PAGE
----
Systematic review identifies number of strategies important for retaining study participants

J Clin Epidemiol. 2007 Aug;60(8):757-65. doi: 10.1016/j.jclinepi.2006.11.023. Epub 2007 May 10.


Objective: Loss to follow-up threatens internal and external validity yet little research has examined ways to limit participant attrition. We conducted a systematic review of studies with a primary focus on strategies to retain participants in health care research.

Study design and settings: We completed searches of PubMed, CINAHL, CENTRAL, Cochrane Methodology Register, and EMBASE (August 2005). We also examined reference lists of eligible articles and relevant reviews. A data-driven thematic analysis of the retention strategies identified common themes.

Results: We retrieved 3,068 citations, 21 studies were eligible for inclusion. We abstracted 368 strategies and from these identified 12 themes. The studies reported a median of 17 strategies across a median of six themes. The most commonly reported strategies were systematic methods of participant contact and scheduling. Studies with retention rates lower than the mean rate (86%) reported fewer strategies. There was no difference in the number of different themes used.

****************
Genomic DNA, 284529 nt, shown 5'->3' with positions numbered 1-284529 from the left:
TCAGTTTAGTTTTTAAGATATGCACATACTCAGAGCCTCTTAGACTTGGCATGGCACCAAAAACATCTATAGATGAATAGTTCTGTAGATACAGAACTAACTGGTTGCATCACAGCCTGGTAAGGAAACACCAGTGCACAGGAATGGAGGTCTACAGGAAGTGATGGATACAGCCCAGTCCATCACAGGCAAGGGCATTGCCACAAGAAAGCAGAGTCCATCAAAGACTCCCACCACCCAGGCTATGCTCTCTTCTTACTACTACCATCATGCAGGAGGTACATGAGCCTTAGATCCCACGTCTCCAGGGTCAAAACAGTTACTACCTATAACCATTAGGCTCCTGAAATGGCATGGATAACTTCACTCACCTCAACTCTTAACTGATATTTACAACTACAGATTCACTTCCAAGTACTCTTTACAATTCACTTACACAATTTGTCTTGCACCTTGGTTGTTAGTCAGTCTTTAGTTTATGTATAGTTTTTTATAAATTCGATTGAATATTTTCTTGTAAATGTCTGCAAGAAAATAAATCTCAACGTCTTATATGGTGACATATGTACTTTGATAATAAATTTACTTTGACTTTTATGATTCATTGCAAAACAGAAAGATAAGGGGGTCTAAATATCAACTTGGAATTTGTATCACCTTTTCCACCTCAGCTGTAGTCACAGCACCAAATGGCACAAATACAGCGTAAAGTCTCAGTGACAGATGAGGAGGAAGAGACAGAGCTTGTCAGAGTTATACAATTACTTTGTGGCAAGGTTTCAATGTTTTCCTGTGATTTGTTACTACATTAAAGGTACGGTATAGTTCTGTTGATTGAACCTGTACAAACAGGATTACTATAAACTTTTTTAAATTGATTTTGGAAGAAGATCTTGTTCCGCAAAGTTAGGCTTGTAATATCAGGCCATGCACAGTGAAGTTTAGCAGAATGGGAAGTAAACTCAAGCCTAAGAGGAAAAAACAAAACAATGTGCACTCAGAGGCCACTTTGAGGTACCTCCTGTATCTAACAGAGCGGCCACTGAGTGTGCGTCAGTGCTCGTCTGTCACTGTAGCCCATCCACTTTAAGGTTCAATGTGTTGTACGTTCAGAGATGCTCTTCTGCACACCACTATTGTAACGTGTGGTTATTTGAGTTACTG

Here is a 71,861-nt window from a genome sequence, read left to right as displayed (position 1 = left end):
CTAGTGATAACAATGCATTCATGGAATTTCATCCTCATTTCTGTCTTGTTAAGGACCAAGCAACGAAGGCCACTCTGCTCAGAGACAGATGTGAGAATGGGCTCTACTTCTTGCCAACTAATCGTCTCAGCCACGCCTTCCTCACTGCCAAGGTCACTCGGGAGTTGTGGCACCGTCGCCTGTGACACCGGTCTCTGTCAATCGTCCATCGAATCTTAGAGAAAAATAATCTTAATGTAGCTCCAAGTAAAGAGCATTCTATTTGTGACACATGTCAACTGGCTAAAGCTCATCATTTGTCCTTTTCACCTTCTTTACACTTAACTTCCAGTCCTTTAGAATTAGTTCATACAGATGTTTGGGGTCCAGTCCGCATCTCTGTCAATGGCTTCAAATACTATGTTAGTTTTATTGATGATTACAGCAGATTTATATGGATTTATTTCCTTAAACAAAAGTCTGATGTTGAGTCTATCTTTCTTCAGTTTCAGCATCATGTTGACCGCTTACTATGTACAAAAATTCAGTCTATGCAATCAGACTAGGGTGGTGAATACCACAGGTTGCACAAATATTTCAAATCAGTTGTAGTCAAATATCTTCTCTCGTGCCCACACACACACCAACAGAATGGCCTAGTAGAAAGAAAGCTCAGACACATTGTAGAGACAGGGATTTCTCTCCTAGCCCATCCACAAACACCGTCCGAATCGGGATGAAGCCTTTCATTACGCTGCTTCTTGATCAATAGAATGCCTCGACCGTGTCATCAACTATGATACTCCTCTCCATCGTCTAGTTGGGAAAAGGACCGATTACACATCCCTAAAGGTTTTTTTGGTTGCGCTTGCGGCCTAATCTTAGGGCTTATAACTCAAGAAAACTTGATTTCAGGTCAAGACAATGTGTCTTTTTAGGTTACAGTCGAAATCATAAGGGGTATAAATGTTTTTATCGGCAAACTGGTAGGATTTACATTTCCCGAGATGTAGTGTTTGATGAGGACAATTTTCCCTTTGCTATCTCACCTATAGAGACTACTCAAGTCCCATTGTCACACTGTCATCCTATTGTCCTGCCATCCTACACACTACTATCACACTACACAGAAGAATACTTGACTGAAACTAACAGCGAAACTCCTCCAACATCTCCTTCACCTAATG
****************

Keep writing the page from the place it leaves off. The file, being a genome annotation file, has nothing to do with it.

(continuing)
Conclusion: Available evidence suggests that investigators should consider using a number of retention strategies across several themes to maximize the retention of participants. Further research, including explicit evaluation of the effectiveness of different strategies, is needed.

Publication types

  • Research Support, N.I.H., Extramural
  • Research Support, U.S. Gov't, Non-P.H.S.
  • Review
  • Systematic Review

MeSH terms

  • Cohort Studies*
  • Humans
  • Patient Compliance*
  • Patient Dropouts
  • Patient Selection*
  • Research Design / standards*